SEVILLE, SPAIN; 4th July 2002
A radical new initiative in HIV management was launched today at the XI International HIV Drug Resistance Workshop. The International HIV Resistance Response Database Initiative, or RDI, will combine data from thousands of HIV patients around the world into a freely accessible database that could enhance the ability of physicians to choose the most effective drugs for their patients.
"The relationship between genetic changes in HIV and response to drug therapy is highly complex and predicting one from the other requires vast amounts of data", commented RDI founding member Dr Brendan Larder (Chief Scientific Officer, Visible Genetics Inc). "The RDI is the first global attempt to share the clinical data necessary to develop a predictive tool that could be the key to managing HIV drug resistance in the future."
The RDI is made up of an expanding group of individuals, companies and institutions who are pooling a number of key pieces of data from many thousands of patients worldwide, in particular: their 'genotype' (the genetic fingerprint of their HIV), the drugs used in their treatment and their response to those drugs (changes in the amount of virus in the blood). In the future, physicians will be able to run a genotype test and then search this database for information from patients with HIV that is genetically similar to their own patient. They will then be able to retrieve data on the response of these patients to different drugs, enabling them to predict with increased confidence which drugs will work best for their patient.
One of the main reasons why HIV treatment fails is that mutations in the genetic code of HIV cause resistance to HIV drugs. Tests are already available to read these genetic changes ('genotypic resistance tests'). The RDI database is designed to enhance the predictive power of such tests by relating genetic changes in HIV directly to virological response to drug therapy, using the largest collection of clinical data of its kind in the world.
There are already several organizations and individuals involved in the RDI including Visible Genetics, the US Military HIV Research Group, The US AIDS Clinical Trials Group (ACTG), BC Center for Excellence in HIV/AIDS, Vancouver, Canada and the University of Siena, Italy. The group is actively seeking other organizations with appropriate data to participate in this unique global initiative.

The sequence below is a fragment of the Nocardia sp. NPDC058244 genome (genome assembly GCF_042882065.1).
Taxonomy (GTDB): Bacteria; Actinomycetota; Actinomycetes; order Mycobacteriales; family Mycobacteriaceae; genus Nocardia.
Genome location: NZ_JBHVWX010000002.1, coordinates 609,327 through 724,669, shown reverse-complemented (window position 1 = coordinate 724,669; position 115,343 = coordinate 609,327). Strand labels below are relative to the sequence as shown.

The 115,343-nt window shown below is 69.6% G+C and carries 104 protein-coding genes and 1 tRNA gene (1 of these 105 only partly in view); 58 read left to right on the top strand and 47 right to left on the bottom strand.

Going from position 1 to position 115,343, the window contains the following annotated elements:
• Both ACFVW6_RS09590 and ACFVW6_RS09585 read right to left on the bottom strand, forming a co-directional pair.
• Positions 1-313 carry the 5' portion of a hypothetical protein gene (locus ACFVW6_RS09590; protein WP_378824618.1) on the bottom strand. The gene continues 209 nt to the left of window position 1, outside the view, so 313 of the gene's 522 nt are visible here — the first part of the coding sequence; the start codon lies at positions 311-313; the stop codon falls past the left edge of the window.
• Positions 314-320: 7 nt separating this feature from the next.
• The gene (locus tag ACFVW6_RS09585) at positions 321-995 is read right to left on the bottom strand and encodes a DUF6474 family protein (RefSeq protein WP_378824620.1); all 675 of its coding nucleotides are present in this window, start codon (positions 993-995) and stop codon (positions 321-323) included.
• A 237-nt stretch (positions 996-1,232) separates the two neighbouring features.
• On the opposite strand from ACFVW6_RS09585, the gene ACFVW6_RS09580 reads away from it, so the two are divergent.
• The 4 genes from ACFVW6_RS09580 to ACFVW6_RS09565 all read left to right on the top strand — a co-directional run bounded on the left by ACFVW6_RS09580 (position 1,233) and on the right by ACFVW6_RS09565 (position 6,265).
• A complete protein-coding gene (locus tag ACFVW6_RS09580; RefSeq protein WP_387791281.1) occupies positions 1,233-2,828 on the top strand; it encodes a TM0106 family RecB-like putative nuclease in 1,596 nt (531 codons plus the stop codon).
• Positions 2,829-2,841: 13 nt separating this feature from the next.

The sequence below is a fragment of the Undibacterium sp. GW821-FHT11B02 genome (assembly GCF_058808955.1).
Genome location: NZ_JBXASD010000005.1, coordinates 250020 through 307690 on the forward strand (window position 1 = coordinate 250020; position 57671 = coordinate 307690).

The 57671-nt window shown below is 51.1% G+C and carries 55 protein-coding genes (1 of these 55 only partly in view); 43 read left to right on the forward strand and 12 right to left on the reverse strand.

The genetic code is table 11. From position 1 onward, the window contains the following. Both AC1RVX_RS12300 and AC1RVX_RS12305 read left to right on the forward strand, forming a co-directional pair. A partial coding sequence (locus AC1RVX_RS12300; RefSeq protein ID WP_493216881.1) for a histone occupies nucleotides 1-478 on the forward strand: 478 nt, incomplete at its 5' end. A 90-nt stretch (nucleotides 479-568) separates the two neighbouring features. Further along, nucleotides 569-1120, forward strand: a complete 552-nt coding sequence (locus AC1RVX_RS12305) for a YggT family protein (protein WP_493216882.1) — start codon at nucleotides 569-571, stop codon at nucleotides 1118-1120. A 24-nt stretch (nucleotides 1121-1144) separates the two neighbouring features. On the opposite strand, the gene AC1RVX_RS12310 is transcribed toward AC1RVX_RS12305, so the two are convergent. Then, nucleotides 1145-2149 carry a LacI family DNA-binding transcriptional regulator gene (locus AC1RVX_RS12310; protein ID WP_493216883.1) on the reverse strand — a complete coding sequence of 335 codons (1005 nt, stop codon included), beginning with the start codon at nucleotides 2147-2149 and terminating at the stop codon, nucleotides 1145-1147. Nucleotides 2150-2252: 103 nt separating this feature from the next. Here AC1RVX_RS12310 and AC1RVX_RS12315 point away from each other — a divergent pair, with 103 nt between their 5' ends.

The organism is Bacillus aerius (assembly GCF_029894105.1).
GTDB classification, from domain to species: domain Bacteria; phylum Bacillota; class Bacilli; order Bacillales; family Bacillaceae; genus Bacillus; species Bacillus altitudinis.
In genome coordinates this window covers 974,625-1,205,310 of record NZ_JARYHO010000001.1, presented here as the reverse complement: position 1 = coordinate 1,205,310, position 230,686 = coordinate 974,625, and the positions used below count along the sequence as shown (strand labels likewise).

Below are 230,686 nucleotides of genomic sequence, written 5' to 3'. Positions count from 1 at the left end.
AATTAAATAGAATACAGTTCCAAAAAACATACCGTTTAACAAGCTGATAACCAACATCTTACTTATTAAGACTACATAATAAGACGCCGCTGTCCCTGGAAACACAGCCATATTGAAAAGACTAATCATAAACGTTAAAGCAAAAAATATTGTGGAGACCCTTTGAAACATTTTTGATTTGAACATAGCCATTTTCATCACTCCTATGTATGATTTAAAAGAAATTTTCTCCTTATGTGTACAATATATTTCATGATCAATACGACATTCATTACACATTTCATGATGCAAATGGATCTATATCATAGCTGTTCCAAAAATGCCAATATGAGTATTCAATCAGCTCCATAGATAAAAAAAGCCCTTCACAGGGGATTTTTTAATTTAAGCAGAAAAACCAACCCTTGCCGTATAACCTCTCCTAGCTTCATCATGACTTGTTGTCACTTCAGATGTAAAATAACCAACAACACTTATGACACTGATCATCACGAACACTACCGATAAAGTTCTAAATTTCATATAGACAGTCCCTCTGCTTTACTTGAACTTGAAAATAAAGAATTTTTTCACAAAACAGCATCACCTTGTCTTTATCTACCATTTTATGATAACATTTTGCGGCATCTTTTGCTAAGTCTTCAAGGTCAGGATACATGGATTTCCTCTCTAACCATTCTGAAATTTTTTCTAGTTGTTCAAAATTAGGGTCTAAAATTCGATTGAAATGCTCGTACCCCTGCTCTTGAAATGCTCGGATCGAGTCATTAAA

"A number of us had been attempting to develop databases independently over the past few years", commented Dr Larder. "No single organization has sufficient data to do the job, however, and the RDI represents a pooling of our resources to make this happen. We all agreed that to maximize the benefit from the database there should be free access for people to interrogate it."
Results presented at the conference from a study conducted by Visible Genetics provided proof of principle that the RDI approach can work. Bioinformatics specialists employed sophisticated proprietary analytical techniques, including neural networks, to model the relationship between genotype and virological response using data from just 400 patients - the first to be added to the database. This resulted in predictions of viral load changes in response to each of the available drugs. Further studies are required to validate the approach. The database now contains information from 3,500 patients and the intention is to collect many times this amount of data making the prediction of response highly reliable.
In a separate study presented today (DiRienzo et al), biostatisticians from Harvard University investigated the amount of data required to make reliable predictions of changes in viral load after 24 weeks of treatment. Using historical data on the relationship between genotype and response to the protease inhibitor amprenavir as the basis for their assumptions, they calculated that data from 2,000 to 4,000 patients would ultimately be required for each drug combination (or combinations with similar resistance profiles) in order to predict moderate effects on viral load.
All the data collected by the RDI will be from studies that have obtained full, informed patient consent, giving permission for the data to be used in a confidential manner in studies and initiatives such as this. In order to comply with the data protection and privacy laws of each country involved, any information relating to the identity of the patient is removed before the data is shared with the RDI, so patient confidentiality is assured.
Date published: 4th July 2002